For those who are unfamiliar, chemical receptors are transmembrane proteins that make it possible to transfer chemical signals from the outer cellular microenvironment to the inside. These proteins also make it possible for the transfer of chemicals within the cell. Typically facing either the outside of the cell or the cytosolic receptors, chemical receptors are found embedded into the membrane. Furthermore, they may also be found in the cell’s nucleus. Let’s take a look at the differences between receptor agonists and antagonists as well as some specific examples of each.
What Are Receptor Agonists?
Simply put, receptor agonists are chemicals that bind to receptors in order to activate the receptor and create a biological response. Agonists are mimetic of the innate molecular bonds and tend to create biological effects that are akin to the natural molecular bonds when bonded to a receptor.
What Are Receptor Antagonists?
In contrast, receptor antagonists are chemicals that serve to inhibit receptor activity. Antagonists mimic ionic or molecular bonds that bind to receptors in order to prevent the activation of a given receptor by a natural bond. This can cause a variety of effects. For instance, while a natural agonist binding to a receptor may lead to increased functionality of the cell, a receptor antagonist may lead to decreased functionality within the cell. Additionally, receptor antagonists can be classified in the following ways:
- Reversible– These types of antagonists freely disassociate from their receptors.
- Irreversible– These types of antagonists form a stable, long-lasting bond with their receptors.
What are Some Examples of Chemical Agonists and Antagonists?
Since chemical agonists are substances that activate specific receptors, one example of a class of well-known agonists would be opioids, which activate opioid receptors within the brain. Some well-known examples of opioid agonists are oxycodone, heroin, methadone, hydrocodone, morphine, and opium. Chemical agonists are also utilized in scientific research, including GSK-137647 (G-2367), a cell permeable, small molecule agonist; the TGR5 Receptor Agonist (T-2457), and the well-known glutamate receptor agonist, L-Quisqualic Acid (Q-1000). Although these substances target various specific receptors, the bottom line is that they serve as agonists to activate the receptors.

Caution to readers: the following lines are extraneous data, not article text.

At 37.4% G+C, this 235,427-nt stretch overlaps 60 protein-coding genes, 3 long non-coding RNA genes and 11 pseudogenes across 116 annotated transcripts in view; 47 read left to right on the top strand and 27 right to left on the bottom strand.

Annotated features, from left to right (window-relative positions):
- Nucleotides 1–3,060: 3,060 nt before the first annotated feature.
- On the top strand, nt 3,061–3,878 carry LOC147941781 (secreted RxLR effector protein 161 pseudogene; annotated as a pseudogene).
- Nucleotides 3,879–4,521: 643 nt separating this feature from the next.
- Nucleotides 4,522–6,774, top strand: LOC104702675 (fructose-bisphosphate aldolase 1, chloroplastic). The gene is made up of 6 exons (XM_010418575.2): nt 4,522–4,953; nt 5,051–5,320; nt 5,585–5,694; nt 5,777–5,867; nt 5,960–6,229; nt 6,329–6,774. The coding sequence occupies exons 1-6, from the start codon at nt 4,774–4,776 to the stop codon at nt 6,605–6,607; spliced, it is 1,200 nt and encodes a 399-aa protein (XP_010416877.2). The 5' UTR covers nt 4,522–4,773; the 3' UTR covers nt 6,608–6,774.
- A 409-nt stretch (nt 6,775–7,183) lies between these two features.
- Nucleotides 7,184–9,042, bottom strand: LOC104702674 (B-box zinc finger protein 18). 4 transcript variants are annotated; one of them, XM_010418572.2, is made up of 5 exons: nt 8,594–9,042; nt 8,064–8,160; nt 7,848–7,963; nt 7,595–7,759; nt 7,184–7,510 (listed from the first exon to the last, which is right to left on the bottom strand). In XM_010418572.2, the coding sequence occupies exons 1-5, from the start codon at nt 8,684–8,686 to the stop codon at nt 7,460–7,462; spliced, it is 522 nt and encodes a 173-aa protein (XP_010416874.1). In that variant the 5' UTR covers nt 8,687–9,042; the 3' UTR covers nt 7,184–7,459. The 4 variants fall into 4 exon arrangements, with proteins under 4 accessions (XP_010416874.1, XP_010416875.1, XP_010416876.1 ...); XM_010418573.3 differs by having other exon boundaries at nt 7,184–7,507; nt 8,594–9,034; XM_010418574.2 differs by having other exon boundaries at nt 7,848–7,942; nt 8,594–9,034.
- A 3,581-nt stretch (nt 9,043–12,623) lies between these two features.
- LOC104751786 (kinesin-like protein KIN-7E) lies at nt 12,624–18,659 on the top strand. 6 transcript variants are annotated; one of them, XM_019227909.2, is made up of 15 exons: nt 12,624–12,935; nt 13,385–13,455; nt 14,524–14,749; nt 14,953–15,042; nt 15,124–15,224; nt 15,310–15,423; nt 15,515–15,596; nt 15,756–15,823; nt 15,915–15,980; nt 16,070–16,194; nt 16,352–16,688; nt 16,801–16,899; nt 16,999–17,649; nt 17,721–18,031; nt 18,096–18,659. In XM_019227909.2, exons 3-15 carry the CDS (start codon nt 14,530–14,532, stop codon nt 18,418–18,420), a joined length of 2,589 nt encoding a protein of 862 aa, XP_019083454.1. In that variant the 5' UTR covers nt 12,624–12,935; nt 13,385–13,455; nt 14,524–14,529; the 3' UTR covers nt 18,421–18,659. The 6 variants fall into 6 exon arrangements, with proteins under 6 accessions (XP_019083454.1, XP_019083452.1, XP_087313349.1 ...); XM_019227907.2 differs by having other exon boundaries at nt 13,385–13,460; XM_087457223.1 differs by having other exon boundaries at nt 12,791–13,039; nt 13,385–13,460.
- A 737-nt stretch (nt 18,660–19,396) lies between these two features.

On the other hand, since antagonists are known for having an opposite effect, they actually serve as a way of blocking the effect of agonists. By attaching to chemical receptors without activating them, antagonists block the potential effects. Some examples of antagonists are naloxone, naltrexone, and Quisqualic acid.
Overall, while receptor agonists can be used to create a certain response or reaction within an organism, antagonists are used for the exact opposite purpose. While we may be familiar with examples of each of these, it is important to note that both agonists and antagonists can potentially be beneficial to the body, depending on the circumstances. For instance, while agonists can be used to intercept pain and make certain injuries and conditions more bearable, antagonists can be used to reduce dependency on harmful substances that can otherwise wreak long-term habits on our bodies and lives. Moreover, while agonists can cause dependency issues, they can also be life saving with regards to certain types of pain and illnesses.